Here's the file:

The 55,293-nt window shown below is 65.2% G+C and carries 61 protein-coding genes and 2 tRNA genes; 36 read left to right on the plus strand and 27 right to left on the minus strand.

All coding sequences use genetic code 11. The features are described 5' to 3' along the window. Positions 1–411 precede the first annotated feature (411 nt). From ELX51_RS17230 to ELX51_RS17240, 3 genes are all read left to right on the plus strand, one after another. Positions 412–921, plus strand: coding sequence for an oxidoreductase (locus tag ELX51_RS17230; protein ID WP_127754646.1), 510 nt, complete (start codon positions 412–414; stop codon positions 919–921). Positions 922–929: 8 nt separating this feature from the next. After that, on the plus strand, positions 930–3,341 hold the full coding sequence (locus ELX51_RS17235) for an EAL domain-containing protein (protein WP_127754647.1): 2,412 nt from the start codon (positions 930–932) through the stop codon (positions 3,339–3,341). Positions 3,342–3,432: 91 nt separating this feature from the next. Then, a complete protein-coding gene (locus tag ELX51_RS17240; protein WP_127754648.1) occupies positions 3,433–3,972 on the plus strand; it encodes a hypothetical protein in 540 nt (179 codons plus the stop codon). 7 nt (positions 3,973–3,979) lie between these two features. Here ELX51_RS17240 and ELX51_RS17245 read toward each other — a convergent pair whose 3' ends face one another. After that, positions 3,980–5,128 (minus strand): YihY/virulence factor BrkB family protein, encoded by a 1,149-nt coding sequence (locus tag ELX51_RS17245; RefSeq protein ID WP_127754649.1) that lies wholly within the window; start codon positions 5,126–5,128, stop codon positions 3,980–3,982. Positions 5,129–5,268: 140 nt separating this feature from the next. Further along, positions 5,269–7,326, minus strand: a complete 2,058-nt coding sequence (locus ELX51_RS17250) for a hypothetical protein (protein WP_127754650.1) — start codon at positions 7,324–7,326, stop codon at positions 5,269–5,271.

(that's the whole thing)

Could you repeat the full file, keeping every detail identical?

The 55,293-nt window shown below is 65.2% G+C and carries 61 protein-coding genes and 2 tRNA genes; 36 read left to right on the plus strand and 27 right to left on the minus strand.

All coding sequences use genetic code 11. The features are described 5' to 3' along the window. Positions 1–411 precede the first annotated feature (411 nt). From ELX51_RS17230 to ELX51_RS17240, 3 genes are all read left to right on the plus strand, one after another. Positions 412–921, plus strand: coding sequence for an oxidoreductase (locus tag ELX51_RS17230; protein ID WP_127754646.1), 510 nt, complete (start codon positions 412–414; stop codon positions 919–921). Positions 922–929: 8 nt separating this feature from the next. After that, on the plus strand, positions 930–3,341 hold the full coding sequence (locus ELX51_RS17235) for an EAL domain-containing protein (protein WP_127754647.1): 2,412 nt from the start codon (positions 930–932) through the stop codon (positions 3,339–3,341). Positions 3,342–3,432: 91 nt separating this feature from the next. Then, a complete protein-coding gene (locus tag ELX51_RS17240; protein WP_127754648.1) occupies positions 3,433–3,972 on the plus strand; it encodes a hypothetical protein in 540 nt (179 codons plus the stop codon). 7 nt (positions 3,973–3,979) lie between these two features. Here ELX51_RS17240 and ELX51_RS17245 read toward each other — a convergent pair whose 3' ends face one another. After that, positions 3,980–5,128 (minus strand): YihY/virulence factor BrkB family protein, encoded by a 1,149-nt coding sequence (locus tag ELX51_RS17245; RefSeq protein ID WP_127754649.1) that lies wholly within the window; start codon positions 5,126–5,128, stop codon positions 3,980–3,982. Positions 5,129–5,268: 140 nt separating this feature from the next. Further along, positions 5,269–7,326, minus strand: a complete 2,058-nt coding sequence (locus ELX51_RS17250) for a hypothetical protein (protein WP_127754650.1) — start codon at positions 7,324–7,326, stop codon at positions 5,269–5,271.